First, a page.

We’re excited to announce new donations totaling $3.8MM from the following donors:
We are grateful to be working with these philanthropic partners. While each of our donors has their own values and beliefs, we find that as a group they take a long-term and “hits-based” approach to giving. They consider where society will be decades from now, the opportunities and risks we will face along the way, and what they can do now to make the long-term future better. This in turn allows us to focus on what we think is right from a long-term perspective. Our donors recognize that Ought is an unusual research-product hybrid organization. They’re not afraid to engage with the knotty details of our research to collaborate on ways to maximize impact in the long term while measuring signs of progress in the short term.
Our partners’ support allows us to build towards a future world where individuals and organizations arrive at better answers to life's messy but important questions. There are many of these, like
At first glance, each of these questions seems unique. But zooming out, answering them depends on a common core of reasoning. When people answer these questions today, they often
As AI and machine learning advance, we want to delegate parts of these processes to machines, especially the parts that machines do better, such as searching over a hundred thousand permutations of paths, gathering evidence from every single page on the Internet, and making forecasts based on gigabytes of data.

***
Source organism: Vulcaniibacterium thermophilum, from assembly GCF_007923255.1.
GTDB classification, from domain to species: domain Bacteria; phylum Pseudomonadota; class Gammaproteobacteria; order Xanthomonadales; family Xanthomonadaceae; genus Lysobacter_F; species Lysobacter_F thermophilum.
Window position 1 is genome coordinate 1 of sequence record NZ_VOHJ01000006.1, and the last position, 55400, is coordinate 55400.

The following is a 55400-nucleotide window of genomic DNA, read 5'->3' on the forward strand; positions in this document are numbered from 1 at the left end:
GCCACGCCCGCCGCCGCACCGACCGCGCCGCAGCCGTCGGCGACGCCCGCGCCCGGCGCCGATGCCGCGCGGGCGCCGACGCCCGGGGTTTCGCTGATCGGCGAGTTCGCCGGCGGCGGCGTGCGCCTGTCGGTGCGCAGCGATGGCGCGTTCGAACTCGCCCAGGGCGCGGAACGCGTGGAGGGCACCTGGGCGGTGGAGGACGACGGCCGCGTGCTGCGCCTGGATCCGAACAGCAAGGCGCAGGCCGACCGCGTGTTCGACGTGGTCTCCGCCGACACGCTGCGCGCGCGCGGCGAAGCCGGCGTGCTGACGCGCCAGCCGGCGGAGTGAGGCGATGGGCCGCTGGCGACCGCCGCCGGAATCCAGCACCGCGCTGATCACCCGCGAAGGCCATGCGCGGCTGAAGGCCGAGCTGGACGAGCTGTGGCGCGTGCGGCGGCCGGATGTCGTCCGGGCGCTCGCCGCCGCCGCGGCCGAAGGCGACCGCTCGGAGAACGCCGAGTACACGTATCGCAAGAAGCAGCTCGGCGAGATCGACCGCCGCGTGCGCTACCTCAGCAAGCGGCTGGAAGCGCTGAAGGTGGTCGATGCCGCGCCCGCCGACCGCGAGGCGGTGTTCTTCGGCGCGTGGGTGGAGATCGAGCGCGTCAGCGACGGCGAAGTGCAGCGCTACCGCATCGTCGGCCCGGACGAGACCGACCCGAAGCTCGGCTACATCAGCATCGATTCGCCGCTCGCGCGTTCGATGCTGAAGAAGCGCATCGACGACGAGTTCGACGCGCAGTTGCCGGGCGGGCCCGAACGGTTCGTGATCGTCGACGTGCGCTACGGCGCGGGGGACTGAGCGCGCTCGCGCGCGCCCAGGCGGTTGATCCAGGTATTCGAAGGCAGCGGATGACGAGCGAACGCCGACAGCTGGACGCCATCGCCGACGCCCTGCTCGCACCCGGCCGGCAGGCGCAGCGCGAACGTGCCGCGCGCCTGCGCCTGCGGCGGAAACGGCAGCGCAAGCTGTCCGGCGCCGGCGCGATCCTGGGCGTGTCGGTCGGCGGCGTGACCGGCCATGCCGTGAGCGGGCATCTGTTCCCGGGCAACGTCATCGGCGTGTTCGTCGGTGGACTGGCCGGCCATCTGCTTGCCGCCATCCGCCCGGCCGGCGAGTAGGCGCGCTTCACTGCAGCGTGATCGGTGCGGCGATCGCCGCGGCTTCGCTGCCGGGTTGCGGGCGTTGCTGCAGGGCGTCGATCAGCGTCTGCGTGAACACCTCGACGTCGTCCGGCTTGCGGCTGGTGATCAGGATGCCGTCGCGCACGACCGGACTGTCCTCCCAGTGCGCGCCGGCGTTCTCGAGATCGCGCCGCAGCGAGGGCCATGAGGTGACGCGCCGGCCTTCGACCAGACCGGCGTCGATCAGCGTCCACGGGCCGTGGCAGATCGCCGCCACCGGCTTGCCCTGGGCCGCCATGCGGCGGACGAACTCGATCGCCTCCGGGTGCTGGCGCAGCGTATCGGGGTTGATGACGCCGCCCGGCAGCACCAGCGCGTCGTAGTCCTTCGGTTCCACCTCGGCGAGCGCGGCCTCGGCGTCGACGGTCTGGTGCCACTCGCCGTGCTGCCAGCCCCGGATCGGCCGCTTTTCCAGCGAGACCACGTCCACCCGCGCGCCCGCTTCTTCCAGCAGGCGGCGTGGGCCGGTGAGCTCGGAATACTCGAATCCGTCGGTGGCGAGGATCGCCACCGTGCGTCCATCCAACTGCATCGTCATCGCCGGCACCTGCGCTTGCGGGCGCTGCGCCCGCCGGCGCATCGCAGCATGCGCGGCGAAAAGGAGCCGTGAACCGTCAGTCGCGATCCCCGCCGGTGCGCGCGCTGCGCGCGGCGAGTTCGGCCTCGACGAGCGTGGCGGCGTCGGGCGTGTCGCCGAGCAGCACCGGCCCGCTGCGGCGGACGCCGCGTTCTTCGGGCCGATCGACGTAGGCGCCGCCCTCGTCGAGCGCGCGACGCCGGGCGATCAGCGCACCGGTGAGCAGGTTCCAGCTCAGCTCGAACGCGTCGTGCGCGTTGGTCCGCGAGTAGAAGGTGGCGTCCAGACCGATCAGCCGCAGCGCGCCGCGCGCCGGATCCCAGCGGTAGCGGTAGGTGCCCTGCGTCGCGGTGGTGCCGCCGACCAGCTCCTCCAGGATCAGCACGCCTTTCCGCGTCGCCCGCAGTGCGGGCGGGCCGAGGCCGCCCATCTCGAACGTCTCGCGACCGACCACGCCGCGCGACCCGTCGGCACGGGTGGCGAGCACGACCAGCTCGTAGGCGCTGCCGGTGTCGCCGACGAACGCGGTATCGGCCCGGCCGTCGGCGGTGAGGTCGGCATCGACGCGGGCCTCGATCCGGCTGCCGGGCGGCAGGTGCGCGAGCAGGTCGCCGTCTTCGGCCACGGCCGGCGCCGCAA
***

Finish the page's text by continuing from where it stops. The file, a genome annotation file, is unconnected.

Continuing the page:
To successfully delegate some of this thinking to machines, we need to design systems that help us evaluate work that is too complex for us to evaluate directly. These systems also need to scale. They need to flexibly absorb diverse inputs and productively convert computation into better thinking and decision-making. AI has the potential to make answering these questions 100x or 1000x better.
But there's no guarantee that we’re headed towards this world. There are many pressures to build AI systems that optimize for quick, plentiful reward signals like retweets or video views - signals that look appealing instead of actually being good. It’s more challenging to think carefully about good reasoning and how it can help people figure out the answers they'd give if they had more time to think.
So we and our donors are taking the long-term view and building towards this world. Today, we're working on this problem in small-scale settings, mostly with human experts, but we're developing mechanisms designed to hold up even for very large-scale machine reasoning. If this is the kind of world you want to build too, get in touch.